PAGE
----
This is how many people in Lancashire are legally allowed a gun
The latest Home Office figures show that 759 people applied for a new firearms licence or renewed an old permit in the 12 months to March 2018 in Lancashire. This is compared to 558 applications three years earlier.
Of those, Lancashire Constabulary passed 194 new gun licences and renewed 549. A further 16 applications were refused, with three of those renewals.
Research carried out by West Midlands Police estimates England and Wales police forces will lose £10m this year, because the cost of administering licences is not covered by fees.
A new firearms certificate costs £88, and holders have to pay £62 every five years to renew their licences.
That means Lancashire Constabulary received £51,100 in fees in 2017-18, up from £39,600 in 2014-15.
In March 2018, there were 3,137 firearms permits in Lancashire, covering 12,135 guns.
That’s an average of four firearms per certificate. Holders only need one licence for multiple weapons.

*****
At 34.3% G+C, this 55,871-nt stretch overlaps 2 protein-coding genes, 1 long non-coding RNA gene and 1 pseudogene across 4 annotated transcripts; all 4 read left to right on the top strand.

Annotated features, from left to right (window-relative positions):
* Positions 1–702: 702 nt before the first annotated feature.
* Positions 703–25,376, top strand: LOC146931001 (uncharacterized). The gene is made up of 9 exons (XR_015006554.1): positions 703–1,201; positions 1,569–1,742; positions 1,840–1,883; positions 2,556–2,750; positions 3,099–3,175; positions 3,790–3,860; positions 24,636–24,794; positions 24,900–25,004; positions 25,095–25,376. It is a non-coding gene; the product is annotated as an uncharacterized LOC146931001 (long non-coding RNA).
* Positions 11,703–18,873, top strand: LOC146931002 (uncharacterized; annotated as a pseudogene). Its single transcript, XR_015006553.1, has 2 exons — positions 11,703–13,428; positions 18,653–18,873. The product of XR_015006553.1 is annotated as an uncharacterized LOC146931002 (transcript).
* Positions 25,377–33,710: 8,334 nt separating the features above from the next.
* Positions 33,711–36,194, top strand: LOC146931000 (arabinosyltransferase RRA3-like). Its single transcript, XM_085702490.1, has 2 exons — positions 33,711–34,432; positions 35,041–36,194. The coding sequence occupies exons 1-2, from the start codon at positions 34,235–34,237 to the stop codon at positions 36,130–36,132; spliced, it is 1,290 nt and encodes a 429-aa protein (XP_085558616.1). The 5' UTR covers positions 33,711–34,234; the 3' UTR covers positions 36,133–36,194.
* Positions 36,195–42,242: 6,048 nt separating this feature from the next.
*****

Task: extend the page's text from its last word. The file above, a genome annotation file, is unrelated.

The National Police Chief’s Council said current fees “may not cover the cost of checking backgrounds before issuing gun licences”.
Assistant Chief Constable Dave Orford said: “We have raised concern that the current fees may not reflect the full cost to administer firearms licensing when taking into consideration additional costs such as home visits and inspections, administering changes and renewals.
“Regardless of fee level, we are committed to ensuring that we deliver firearms licensing in the best way possible.”
Gill Marshall-Andrews, of the Gun Control Network, said with the current fees, police and taxpayers are “subsidising” shooters.
She added: “What we need is a licence for every gun, with the fee set at £200 and renewable every two years.
“If shooters can spend £1,000 for a day’s shooting and champagne they can certainly afford to pay more to licence their guns.”
In March 2018, there were 157,600 licences across England and Wales, covering 577,500 guns.
The British Association for Shooting and Conservation said the claim that police were subsidising licensing “has no basis in fact”.